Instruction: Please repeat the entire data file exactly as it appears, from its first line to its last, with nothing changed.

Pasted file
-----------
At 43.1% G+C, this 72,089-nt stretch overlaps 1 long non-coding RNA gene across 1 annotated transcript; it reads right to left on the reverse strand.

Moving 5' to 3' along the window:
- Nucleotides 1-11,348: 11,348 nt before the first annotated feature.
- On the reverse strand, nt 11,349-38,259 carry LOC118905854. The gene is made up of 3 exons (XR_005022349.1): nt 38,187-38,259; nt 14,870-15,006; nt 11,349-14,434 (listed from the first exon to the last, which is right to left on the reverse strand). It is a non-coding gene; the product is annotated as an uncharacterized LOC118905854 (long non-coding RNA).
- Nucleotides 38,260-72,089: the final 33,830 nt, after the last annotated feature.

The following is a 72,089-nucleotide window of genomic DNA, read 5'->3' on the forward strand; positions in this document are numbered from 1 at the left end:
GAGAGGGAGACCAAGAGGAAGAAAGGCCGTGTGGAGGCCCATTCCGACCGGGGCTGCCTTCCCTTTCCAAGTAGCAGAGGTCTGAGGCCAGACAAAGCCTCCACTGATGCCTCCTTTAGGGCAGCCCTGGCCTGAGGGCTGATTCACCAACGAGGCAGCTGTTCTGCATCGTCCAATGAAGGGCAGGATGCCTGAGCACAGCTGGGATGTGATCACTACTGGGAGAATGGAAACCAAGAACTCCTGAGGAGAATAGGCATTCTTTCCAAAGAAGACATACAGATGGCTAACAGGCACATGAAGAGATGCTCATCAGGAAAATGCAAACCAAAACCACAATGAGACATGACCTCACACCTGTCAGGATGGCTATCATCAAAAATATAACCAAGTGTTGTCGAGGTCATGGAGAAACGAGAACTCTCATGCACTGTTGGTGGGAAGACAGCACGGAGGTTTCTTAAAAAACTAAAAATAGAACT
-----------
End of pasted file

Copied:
At 43.1% G+C, this 72,089-nt stretch overlaps 1 long non-coding RNA gene across 1 annotated transcript; it reads right to left on the reverse strand.

Moving 5' to 3' along the window:
- Nucleotides 1-11,348: 11,348 nt before the first annotated feature.
- On the reverse strand, nt 11,349-38,259 carry LOC118905854. The gene is made up of 3 exons (XR_005022349.1): nt 38,187-38,259; nt 14,870-15,006; nt 11,349-14,434 (listed from the first exon to the last, which is right to left on the reverse strand). It is a non-coding gene; the product is annotated as an uncharacterized LOC118905854 (long non-coding RNA).
- Nucleotides 38,260-72,089: the final 33,830 nt, after the last annotated feature.

The following is a 72,089-nucleotide window of genomic DNA, read 5'->3' on the forward strand; positions in this document are numbered from 1 at the left end:
GAGAGGGAGACCAAGAGGAAGAAAGGCCGTGTGGAGGCCCATTCCGACCGGGGCTGCCTTCCCTTTCCAAGTAGCAGAGGTCTGAGGCCAGACAAAGCCTCCACTGATGCCTCCTTTAGGGCAGCCCTGGCCTGAGGGCTGATTCACCAACGAGGCAGCTGTTCTGCATCGTCCAATGAAGGGCAGGATGCCTGAGCACAGCTGGGATGTGATCACTACTGGGAGAATGGAAACCAAGAACTCCTGAGGAGAATAGGCATTCTTTCCAAAGAAGACATACAGATGGCTAACAGGCACATGAAGAGATGCTCATCAGGAAAATGCAAACCAAAACCACAATGAGACATGACCTCACACCTGTCAGGATGGCTATCATCAAAAATATAACCAAGTGTTGTCGAGGTCATGGAGAAACGAGAACTCTCATGCACTGTTGGTGGGAAGACAGCACGGAGGTTTCTTAAAAAACTAAAAATAGAACT